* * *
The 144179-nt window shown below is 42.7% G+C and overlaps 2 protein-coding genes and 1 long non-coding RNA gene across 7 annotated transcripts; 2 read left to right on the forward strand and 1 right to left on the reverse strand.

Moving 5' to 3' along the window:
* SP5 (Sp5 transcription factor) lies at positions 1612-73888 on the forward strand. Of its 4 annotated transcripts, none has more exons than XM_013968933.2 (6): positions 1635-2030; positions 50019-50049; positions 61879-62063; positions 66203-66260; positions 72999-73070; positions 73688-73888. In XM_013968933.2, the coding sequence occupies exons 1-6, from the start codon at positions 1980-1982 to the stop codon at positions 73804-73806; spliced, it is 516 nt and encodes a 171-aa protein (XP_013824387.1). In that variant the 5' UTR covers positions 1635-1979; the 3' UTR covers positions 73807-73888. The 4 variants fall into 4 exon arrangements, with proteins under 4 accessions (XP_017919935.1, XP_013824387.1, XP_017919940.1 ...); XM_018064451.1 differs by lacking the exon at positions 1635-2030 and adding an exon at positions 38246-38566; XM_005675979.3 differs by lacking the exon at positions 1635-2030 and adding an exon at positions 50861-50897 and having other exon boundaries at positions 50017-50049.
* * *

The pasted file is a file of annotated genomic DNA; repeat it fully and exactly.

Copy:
The 144179-nt window shown below is 42.7% G+C and overlaps 2 protein-coding genes and 1 long non-coding RNA gene across 7 annotated transcripts; 2 read left to right on the forward strand and 1 right to left on the reverse strand.

Moving 5' to 3' along the window:
* SP5 (Sp5 transcription factor) lies at positions 1612-73888 on the forward strand. Of its 4 annotated transcripts, none has more exons than XM_013968933.2 (6): positions 1635-2030; positions 50019-50049; positions 61879-62063; positions 66203-66260; positions 72999-73070; positions 73688-73888. In XM_013968933.2, the coding sequence occupies exons 1-6, from the start codon at positions 1980-1982 to the stop codon at positions 73804-73806; spliced, it is 516 nt and encodes a 171-aa protein (XP_013824387.1). In that variant the 5' UTR covers positions 1635-1979; the 3' UTR covers positions 73807-73888. The 4 variants fall into 4 exon arrangements, with proteins under 4 accessions (XP_017919935.1, XP_013824387.1, XP_017919940.1 ...); XM_018064451.1 differs by lacking the exon at positions 1635-2030 and adding an exon at positions 38246-38566; XM_005675979.3 differs by lacking the exon at positions 1635-2030 and adding an exon at positions 50861-50897 and having other exon boundaries at positions 50017-50049.